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EU leaders move to shore up euro

EU leaders will brush aside fears of another eurozone meltdown and approve a package of economic monitoring and surveillance measures designed to shore up the single currency.

The move should herald the revival of Europe's collective economic fortunes, after costly bail-outs for Greece and Ireland and a huge dent in the euro's credibility.

But an eve-of-summit crisis in Portugal overshadowed the Brussels talks and raised the spectre of yet another massive bail-out guarantee - with the UK facing a potential exposure of more than £3 billion.

On Friday's second day of the summit EU leaders are due to endorse a declaration backing "a comprehensive package of measures to respond to the (economic) crisis, preserve financial stability and lay the ground for smart, sustainable, socially inclusive and job-creating growth".

The draft text adds: "This will strengthen the economic governance and competitiveness of the euro area and of the European Union."

But the upbeat wording jarred with the presence at the summit of Portuguese "caretaker" prime minister Jose Socrates, who quit on Wednesday after failing to win parliamentary support for an austerity package to tackle the country's economic problems.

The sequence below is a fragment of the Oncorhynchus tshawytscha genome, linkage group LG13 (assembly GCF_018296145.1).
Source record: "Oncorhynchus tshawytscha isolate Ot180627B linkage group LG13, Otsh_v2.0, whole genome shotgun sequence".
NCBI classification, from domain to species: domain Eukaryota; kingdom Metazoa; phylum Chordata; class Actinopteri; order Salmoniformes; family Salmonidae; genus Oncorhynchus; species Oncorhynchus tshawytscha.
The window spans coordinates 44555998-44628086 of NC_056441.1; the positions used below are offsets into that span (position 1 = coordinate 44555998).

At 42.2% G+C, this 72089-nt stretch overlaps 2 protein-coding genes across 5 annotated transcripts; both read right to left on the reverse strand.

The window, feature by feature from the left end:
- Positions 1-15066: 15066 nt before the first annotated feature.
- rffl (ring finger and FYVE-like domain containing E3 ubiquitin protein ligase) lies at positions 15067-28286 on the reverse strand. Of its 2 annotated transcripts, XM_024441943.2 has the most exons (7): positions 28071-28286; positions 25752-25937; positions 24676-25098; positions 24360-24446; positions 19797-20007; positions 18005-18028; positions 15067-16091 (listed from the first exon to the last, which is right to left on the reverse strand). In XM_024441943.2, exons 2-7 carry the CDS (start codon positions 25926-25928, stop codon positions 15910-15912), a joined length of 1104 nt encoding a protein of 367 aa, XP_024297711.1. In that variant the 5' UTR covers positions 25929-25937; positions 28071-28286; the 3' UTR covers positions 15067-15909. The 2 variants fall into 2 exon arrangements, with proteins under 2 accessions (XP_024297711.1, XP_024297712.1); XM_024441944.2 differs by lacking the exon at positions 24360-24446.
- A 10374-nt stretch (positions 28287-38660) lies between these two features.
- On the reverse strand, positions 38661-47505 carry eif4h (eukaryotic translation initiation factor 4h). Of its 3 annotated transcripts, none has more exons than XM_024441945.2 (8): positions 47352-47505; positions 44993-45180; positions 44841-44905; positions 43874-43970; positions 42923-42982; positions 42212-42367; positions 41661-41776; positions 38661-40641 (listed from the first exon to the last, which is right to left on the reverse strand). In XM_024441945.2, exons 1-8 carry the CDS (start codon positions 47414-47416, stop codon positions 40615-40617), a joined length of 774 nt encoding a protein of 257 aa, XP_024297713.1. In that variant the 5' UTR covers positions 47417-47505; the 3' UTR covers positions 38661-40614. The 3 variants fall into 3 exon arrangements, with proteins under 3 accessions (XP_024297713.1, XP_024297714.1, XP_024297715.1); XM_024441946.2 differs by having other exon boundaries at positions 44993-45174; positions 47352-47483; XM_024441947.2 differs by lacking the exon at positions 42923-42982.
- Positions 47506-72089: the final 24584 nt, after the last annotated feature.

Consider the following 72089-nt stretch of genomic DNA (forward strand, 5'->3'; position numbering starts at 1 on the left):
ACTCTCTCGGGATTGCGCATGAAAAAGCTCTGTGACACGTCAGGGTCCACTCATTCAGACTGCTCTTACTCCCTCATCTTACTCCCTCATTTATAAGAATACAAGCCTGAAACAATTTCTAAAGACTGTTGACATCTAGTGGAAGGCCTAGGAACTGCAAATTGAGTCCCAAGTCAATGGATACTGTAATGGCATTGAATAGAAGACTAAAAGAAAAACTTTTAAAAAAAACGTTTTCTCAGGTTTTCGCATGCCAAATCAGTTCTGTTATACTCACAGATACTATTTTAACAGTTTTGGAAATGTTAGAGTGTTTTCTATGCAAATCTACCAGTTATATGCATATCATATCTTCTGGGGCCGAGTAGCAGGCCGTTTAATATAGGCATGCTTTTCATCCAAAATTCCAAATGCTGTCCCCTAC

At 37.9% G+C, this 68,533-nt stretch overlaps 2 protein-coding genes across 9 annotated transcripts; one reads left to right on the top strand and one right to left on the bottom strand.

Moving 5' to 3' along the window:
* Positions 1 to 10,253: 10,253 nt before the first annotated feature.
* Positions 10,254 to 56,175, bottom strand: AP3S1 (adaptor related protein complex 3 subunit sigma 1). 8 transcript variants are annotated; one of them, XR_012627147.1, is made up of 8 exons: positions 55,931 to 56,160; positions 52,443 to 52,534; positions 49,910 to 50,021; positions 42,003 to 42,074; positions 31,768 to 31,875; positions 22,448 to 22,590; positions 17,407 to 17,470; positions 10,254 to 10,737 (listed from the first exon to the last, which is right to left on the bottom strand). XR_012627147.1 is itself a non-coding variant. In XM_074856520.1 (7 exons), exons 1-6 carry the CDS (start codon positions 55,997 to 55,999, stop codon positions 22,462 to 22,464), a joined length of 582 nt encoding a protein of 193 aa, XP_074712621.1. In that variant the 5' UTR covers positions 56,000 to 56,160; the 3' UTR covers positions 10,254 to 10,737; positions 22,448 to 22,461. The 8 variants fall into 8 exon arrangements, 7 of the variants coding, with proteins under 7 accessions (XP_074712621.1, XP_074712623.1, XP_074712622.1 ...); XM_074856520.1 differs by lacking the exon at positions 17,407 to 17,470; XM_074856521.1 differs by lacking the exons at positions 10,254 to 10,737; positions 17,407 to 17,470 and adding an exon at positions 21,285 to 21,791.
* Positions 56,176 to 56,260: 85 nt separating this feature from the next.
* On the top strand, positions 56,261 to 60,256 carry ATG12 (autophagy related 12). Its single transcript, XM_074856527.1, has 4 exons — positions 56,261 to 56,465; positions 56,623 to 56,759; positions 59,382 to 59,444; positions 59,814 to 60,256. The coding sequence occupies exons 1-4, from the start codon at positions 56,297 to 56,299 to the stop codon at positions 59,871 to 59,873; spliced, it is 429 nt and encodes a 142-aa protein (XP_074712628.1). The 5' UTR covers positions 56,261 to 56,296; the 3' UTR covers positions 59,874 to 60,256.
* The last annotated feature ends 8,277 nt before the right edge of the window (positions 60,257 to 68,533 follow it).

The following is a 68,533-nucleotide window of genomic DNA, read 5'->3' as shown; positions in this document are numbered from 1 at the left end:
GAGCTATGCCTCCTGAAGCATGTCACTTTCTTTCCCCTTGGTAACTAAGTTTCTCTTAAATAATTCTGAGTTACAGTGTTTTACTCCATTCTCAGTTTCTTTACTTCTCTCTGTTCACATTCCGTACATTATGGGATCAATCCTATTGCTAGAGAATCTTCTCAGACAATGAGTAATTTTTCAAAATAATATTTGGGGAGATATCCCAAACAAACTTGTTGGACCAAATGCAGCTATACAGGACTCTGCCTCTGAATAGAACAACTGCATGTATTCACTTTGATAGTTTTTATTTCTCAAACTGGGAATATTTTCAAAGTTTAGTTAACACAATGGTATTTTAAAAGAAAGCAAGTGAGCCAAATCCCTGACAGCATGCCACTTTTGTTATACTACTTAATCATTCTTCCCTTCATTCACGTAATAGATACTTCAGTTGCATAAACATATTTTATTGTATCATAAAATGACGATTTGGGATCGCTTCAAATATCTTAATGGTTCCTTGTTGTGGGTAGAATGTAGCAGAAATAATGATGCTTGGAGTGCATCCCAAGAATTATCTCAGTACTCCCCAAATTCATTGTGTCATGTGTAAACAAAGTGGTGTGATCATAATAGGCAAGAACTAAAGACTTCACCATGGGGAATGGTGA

That triggered speculation that Portugal will be next to come cap-in-hand to Brussels, risking a new round of financial market assaults on the vulnerable single currency and undermining the summit's talk of a sustainable economic recovery strategy.

Prime Minister David Cameron refused to respond to suggestions that the UK may have to pledge billions to any emergency funding for Lisbon, saying: "It's not right to comment and speculate on another country's finances, and I'm not going to do that."

European Commission President Jose Manuel Barroso insisted: "We have not discussed this possibility. The Prime Minister of Portugal explained the vote in the Portuguese Parliament and he made it clear that in the most likely case that there will be soon elections in Portugal.

"Whatever will be the next government, all (existing) commitments in terms of fiscal targets will be respected. This is very important regarding confidence in Portugal."


From Belfast Telegraph